Since the opening of college in September several events have transpired at Harvard which the metropolitan papers have interpreted as manifestations of a new interest among students in their own educational problems. As one paper put it, such interest in "the essential work men come to college for is without precedent."
Another newspaper passed from wondering comment to prediction. "The new disposition of the students to look behind the faculty desks is a sign of a growing keenness in education," they said. "The first colleges were bands of students, seeking eagerly, telling the teachers what they wanted, and demanding it. The college of the future, judging by present tendencies, will be decidedly cooperative, with the students sharing the control."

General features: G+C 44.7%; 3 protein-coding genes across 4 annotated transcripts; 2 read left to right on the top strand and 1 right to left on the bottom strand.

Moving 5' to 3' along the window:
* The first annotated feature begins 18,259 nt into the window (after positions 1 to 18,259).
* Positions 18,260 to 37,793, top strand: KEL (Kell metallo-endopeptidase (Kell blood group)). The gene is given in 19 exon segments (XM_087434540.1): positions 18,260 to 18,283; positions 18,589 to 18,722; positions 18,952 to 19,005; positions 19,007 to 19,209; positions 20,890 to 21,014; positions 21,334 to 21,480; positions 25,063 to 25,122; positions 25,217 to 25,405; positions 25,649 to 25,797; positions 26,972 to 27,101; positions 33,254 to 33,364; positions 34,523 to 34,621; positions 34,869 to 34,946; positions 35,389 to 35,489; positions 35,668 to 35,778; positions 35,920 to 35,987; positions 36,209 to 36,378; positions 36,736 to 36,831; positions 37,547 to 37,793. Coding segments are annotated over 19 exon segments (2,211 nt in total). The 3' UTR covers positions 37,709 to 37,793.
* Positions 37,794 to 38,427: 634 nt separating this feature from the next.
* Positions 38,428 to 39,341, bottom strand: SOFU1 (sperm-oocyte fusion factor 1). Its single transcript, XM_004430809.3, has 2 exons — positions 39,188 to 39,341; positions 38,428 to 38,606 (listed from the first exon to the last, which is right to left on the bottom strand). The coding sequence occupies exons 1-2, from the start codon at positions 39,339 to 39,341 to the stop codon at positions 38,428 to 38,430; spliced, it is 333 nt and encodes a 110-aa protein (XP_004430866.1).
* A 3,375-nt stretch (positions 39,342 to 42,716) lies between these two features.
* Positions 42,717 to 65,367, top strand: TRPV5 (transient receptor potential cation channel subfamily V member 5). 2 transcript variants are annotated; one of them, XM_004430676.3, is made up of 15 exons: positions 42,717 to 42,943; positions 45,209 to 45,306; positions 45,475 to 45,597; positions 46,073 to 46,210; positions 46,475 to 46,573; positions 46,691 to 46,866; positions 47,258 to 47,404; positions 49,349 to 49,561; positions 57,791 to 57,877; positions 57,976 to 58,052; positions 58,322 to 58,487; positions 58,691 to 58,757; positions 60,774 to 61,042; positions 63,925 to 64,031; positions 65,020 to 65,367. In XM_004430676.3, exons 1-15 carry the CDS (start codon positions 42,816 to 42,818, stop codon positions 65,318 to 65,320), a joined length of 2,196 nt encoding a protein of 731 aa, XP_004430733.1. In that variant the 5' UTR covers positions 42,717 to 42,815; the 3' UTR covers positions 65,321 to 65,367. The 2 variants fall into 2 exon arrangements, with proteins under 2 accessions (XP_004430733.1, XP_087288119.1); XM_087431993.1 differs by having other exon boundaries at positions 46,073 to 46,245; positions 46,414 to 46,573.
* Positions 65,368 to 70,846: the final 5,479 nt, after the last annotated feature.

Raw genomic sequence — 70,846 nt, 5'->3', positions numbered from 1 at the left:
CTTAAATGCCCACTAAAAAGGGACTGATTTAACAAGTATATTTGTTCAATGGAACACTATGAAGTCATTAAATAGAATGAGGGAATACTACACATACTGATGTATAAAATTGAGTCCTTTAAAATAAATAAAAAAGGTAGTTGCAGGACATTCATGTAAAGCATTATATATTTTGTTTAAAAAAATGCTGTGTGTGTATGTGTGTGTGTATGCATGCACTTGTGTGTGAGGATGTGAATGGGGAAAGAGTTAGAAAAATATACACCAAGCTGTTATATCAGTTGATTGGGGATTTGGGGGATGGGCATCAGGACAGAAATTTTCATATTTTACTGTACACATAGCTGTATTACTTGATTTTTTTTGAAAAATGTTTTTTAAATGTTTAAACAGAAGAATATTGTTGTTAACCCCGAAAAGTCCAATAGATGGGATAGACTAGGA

The logical outcome of those activities which seemed so remarkable to the press, was the appointment by the Student Council of a Student Committee on Education. That committee meets tonight for the first time to take up its work. In this meeting and those that follow, both faculty and students should see, not something revolutionary, as one might conclude from the last quoted comment, but rather an experiment pure and simple.
This experiment proceeds upon an assumption which, though granted tentatively by a liberal faculty, must still be regarded as no more than an assumption: namely, that students actually have some understanding of the ends toward which their education is directed, and, moreover, that they possess some faculty for sound criticism of the means employed to attain those ends.
If, when the Student Committee renders its report next spring, its work should be such as to confirm this assumption, then, indeed, will be time to recognize that the interests of education are best served when those who teach and those who are taught arrive at a mutual understanding by laboring together in their common cause, each the complement of the other.